Why did you decide to become advocate?
I was definitely born with the heart of an activist. My mom tells me that from the time I could speak and reason, I would consistently stand up for the underdog. No child would be bullied in any playground I could be found in. I wouldn’t stand for it. Everyone was equal, or I wouldn’t play. No name calling allowed. I would pound dust if I had to.
At the junior high school level, I made a school switch. It was 6th grade, and this is a difficult age group to begin with. I had a hard time being accepted; and truthfully I wasn’t very accepting, either! I was coming from a public school background and entering a Roman Catholic school background. It was a difficult structure change for sure. And I got to experience firsthand just how painful being bullied really is for a child. Luckily my self-esteem was already securely in place, and I was able to hold firm ground. It took 2 full school years, but I did ultimately become accepted as a leader within the class, and I won the group’s respect and award as being most compassionate of its members.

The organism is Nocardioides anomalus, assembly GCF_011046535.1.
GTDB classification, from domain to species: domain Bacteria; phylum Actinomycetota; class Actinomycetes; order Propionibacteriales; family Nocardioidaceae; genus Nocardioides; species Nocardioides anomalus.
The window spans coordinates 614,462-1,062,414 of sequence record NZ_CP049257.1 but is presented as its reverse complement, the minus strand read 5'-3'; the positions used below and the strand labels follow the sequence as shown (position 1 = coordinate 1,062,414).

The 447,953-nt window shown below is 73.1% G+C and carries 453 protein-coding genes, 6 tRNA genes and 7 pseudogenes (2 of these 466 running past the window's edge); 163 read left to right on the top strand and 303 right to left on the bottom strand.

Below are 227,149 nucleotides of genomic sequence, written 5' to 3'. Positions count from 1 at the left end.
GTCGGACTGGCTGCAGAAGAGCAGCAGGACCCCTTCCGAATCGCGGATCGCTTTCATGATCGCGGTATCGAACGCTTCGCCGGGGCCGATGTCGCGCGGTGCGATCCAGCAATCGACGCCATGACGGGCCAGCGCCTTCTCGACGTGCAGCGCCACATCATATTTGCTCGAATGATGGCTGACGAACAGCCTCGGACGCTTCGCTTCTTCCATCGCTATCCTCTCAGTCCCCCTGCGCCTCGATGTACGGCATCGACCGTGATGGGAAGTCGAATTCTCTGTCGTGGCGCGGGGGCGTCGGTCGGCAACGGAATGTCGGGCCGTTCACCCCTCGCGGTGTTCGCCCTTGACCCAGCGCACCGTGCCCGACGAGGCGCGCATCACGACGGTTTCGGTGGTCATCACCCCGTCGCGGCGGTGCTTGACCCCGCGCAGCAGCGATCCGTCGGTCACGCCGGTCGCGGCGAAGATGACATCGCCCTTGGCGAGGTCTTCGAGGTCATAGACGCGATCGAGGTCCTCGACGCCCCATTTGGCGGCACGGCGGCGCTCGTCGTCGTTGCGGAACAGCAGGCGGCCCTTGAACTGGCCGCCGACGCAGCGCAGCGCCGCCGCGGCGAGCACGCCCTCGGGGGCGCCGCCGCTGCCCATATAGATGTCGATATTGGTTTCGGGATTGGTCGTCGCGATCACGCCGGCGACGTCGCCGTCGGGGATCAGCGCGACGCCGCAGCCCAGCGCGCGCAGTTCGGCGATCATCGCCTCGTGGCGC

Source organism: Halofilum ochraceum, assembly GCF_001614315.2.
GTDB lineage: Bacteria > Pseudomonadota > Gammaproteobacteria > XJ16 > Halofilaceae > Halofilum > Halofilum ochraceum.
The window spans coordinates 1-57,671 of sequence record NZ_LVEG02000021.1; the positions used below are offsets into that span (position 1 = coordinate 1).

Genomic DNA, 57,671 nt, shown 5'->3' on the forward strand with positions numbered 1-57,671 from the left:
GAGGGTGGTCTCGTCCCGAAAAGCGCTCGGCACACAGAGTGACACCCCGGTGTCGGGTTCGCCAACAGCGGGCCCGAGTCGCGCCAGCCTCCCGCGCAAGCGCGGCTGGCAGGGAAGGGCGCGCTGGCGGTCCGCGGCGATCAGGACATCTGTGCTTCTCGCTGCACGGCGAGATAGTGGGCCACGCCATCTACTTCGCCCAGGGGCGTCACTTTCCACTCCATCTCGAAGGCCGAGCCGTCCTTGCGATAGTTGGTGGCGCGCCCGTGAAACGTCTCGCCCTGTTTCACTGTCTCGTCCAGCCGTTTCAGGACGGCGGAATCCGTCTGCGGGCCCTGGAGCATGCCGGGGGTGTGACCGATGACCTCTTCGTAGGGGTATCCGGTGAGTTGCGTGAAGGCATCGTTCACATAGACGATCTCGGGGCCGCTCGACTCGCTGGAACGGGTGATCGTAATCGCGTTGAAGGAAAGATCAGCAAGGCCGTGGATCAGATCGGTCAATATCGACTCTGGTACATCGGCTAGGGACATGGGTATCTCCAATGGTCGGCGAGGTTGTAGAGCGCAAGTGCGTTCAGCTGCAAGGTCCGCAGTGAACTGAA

I think it was upon receiving this award and respect from a group of 35 kids who originally detested me so intensely that I made up my mind to become a champion for those who need me, and a champion for even those who don’t realize that they need me…a guardian angel, so to speak.
I never (ever) give in, up or out… I just don’t.
Was this something you’ve wanted to do since you were a child, or did an experience open you up to the idea?
I will share a personal story with our readers:
My mom’s brother married a lovely woman who developed schizophrenia at 27 years of age. They lived in California while we lived in Connecticut. My mom and I spent much of my toddlerhood living with my uncle and his wife, as she was under the care of a psychiatrist in California. When the symptoms were not controlled correctly, my uncle’s wife came back to Connecticut with us to be treated at Yale, by a pioneer in the treatment of this disease. He treated her really quite successfully with meds, and with structured activities, which helped her feel productive and useful. My uncle and his wife had a child, and lived as content a life as possible…Of course, let us remember that there are absolutely NO perfect lives…and so (so) many of us live with conditions like diabetes, M.S. Lupus, Bi-polar conditions, or Schizophrenia…